8:30pm — Miss A. has amassed another huge haul! Since we’re in the area, we stop at the local shops to let Miss A. burn off some of the sugar high. I get her favourite gold Kiwis and there’s a special buy doormat reduced to clear, which we add to the trolley since the one at our back door has disintegrated in the rain. Mr A. gets six boxes of the pricier tissues, and we score one for free after they scan at a higher price — never pass up a chance to enforce the scanning policy! $22.49
9:30pm — Miss A. is in bed and it’s time to relax for a few hours. I listen to Taylor Swift’s new album while scrolling through my phone in bed, then turn in for the night at my usual time.
Daily Total: $39.49

Day 6

7:30am — Ugh. I didn’t sleep very well since the wind and rain were atrocious last night. So much for spring! I’m not so tired that I can’t go for a run, so I hop on the treadmill for half an hour. It does the trick of waking me up, and I refuel with oats and tea.
9:20am — Since it’s too rainy for Mr A. to ride to work, I drop him off (we’re employed by the same agency) and reach my own building a little earlier than usual. $3 for all-day parking again. $3 
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9:30am — I catch up with some of the work mums on how they spent their Halloween. We all share photos of our kids in costume and coo over the cuteness. 
12:00pm — I chair a meeting, and the action items generate a fair bit of future work for my team — just great! I foresee a long-ish shopping expedition ahead of me, so I eat my lunch (leftover sushi) before I walk across the road.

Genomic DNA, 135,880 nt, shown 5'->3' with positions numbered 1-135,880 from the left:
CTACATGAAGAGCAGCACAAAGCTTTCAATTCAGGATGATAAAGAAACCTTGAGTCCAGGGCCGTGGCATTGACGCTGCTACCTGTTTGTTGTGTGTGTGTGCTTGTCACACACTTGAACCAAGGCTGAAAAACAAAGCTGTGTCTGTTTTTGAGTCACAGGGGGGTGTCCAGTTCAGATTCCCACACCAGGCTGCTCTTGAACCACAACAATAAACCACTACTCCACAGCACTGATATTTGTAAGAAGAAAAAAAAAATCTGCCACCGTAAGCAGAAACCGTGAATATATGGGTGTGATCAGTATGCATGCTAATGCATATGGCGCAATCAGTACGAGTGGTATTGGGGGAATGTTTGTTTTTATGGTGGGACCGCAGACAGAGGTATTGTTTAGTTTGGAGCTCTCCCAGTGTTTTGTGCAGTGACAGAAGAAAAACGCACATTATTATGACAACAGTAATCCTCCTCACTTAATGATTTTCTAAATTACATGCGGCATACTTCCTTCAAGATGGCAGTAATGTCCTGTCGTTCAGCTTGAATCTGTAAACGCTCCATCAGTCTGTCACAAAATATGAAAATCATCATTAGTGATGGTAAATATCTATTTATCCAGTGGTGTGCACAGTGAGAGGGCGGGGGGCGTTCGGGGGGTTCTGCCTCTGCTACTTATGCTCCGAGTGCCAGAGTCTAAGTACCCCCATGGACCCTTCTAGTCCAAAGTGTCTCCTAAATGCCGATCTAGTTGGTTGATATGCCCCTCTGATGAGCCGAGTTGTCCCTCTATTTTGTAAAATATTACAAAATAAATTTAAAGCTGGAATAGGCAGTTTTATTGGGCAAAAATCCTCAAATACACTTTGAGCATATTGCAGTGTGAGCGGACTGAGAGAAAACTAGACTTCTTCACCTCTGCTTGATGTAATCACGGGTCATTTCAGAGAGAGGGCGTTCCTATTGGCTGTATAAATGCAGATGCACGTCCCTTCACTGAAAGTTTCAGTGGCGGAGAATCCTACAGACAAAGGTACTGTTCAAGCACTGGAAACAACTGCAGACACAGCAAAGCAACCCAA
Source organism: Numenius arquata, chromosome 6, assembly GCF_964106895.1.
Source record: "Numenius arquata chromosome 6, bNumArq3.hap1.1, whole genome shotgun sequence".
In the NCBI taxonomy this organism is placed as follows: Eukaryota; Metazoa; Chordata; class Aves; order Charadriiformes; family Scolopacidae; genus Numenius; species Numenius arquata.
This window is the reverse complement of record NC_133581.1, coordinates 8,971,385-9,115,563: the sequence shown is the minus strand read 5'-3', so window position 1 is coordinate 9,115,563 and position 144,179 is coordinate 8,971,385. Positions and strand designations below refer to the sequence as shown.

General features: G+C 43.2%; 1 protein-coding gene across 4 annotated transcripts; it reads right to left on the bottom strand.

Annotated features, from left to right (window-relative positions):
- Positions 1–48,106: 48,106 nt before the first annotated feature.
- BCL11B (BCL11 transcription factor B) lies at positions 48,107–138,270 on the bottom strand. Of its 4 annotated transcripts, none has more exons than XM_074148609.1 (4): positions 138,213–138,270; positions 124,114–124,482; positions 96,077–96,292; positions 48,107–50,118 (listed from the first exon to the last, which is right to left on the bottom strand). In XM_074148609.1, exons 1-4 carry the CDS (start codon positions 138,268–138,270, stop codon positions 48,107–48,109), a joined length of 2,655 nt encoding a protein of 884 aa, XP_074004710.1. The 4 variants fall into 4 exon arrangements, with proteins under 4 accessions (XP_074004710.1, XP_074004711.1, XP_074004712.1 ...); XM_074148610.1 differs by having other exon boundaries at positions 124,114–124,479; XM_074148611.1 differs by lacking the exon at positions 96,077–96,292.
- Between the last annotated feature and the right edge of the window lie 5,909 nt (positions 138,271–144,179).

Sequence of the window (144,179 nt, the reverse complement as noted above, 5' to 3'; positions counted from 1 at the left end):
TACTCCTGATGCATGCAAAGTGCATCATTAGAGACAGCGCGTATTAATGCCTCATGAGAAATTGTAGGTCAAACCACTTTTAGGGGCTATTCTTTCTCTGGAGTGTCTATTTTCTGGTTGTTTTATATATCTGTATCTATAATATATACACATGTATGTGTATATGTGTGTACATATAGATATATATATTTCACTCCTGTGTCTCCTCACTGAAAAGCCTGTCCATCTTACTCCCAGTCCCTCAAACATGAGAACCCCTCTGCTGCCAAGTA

2:00pm — Groceries first: blueberries, bananas, mangos and a yoghurt pouch for Miss A.’s school lunch tomorrow ($10.47). Then I scour the shops for Halloween bargains. I score two full costumes, a witch cape and cat ears for Miss A. ($17.25). Plus, a random skeleton doing yoga? Why not! ($2) I pass on some heavily reduced, but creepy animatronics. No one needs an evil clown in their house. $29.72
5:30pm — After another quiet afternoon, I pick up Mr A. and we head home. Miss A. loves her new cat ears and she happily crawls around on all fours while I heat up the Thit Kho for dinner. It’s moreish and fragrant — the ultimate in comfort food for the current weather. We gobble it up with rice and steamed broccoli and beans on the side.
8:00pm — I make another batch of frozen banana ice cream and soak some oats for breakfast before chilling out with Miss A. in front of the TV with kiwi fruit and the last of the pavlova. The Simpsons/Death Note crossover episode was just released yesterday and I stream it from YouTube. Absolutely amazing! Miss A. is less impressed and plays Peppa Pig on her iPad.
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9:30pm — Downtime for the parents. Before turning in, I window shop the latest Zimmermann and Country Road listings on eBay but nothing catches my eye. 
Daily Total: $32.72

Day 7

7:30am — It’s f-f-f-freezing. Am I living in Canberra or Melbourne?! We’ve had our fair share of four seasons and everything in between this week. Miss A. doesn’t seem to care about the cold and does a nudie streak through the house before I get her settled with breakfast.
9:15am — Today is Miss A.’s playschool day, so I drop her off and return to work from home. Working in trackies is the best! It’s a full morning of meetings right until lunch, and the house is blissfully quiet without Miss A. yelling up a storm.